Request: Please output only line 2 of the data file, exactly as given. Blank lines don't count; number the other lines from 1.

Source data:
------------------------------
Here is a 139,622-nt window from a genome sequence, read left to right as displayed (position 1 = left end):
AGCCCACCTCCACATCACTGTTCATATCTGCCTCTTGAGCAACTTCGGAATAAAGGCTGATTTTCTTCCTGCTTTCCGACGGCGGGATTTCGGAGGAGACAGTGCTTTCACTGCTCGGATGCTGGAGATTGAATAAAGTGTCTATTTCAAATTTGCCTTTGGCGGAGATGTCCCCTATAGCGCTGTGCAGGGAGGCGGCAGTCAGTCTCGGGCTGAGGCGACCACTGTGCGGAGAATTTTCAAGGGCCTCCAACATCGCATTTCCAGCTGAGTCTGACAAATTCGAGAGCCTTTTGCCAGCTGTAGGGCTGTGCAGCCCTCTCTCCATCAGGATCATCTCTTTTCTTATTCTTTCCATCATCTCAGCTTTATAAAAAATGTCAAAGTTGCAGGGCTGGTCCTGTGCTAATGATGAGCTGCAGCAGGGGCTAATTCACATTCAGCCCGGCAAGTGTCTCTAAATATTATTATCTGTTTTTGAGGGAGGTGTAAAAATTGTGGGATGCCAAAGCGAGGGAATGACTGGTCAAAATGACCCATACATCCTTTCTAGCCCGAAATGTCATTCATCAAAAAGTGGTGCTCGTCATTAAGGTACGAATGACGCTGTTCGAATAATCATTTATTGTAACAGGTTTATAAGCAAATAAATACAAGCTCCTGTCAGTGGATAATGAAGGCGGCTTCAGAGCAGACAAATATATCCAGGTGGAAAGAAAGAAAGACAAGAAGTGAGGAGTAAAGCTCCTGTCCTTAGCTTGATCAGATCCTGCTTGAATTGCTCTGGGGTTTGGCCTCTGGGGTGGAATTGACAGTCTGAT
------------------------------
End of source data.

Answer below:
AGCCCACCTCCACATCACTGTTCATATCTGCCTCTTGAGCAACTTCGGAATAAAGGCTGATTTTCTTCCTGCTTTCCGACGGCGGGATTTCGGAGGAGACAGTGCTTTCACTGCTCGGATGCTGGAGATTGAATAAAGTGTCTATTTCAAATTTGCCTTTGGCGGAGATGTCCCCTATAGCGCTGTGCAGGGAGGCGGCAGTCAGTCTCGGGCTGAGGCGACCACTGTGCGGAGAATTTTCAAGGGCCTCCAACATCGCATTTCCAGCTGAGTCTGACAAATTCGAGAGCCTTTTGCCAGCTGTAGGGCTGTGCAGCCCTCTCTCCATCAGGATCATCTCTTTTCTTATTCTTTCCATCATCTCAGCTTTATAAAAAATGTCAAAGTTGCAGGGCTGGTCCTGTGCTAATGATGAGCTGCAGCAGGGGCTAATTCACATTCAGCCCGGCAAGTGTCTCTAAATATTATTATCTGTTTTTGAGGGAGGTGTAAAAATTGTGGGATGCCAAAGCGAGGGAATGACTGGTCAAAATGACCCATACATCCTTTCTAGCCCGAAATGTCATTCATCAAAAAGTGGTGCTCGTCATTAAGGTACGAATGACGCTGTTCGAATAATCATTTATTGTAACAGGTTTATAAGCAAATAAATACAAGCTCCTGTCAGTGGATAATGAAGGCGGCTTCAGAGCAGACAAATATATCCAGGTGGAAAGAAAGAAAGACAAGAAGTGAGGAGTAAAGCTCCTGTCCTTAGCTTGATCAGATCCTGCTTGAATTGCTCTGGGGTTTGGCCTCTGGGGTGGAATTGACAGTCTGAT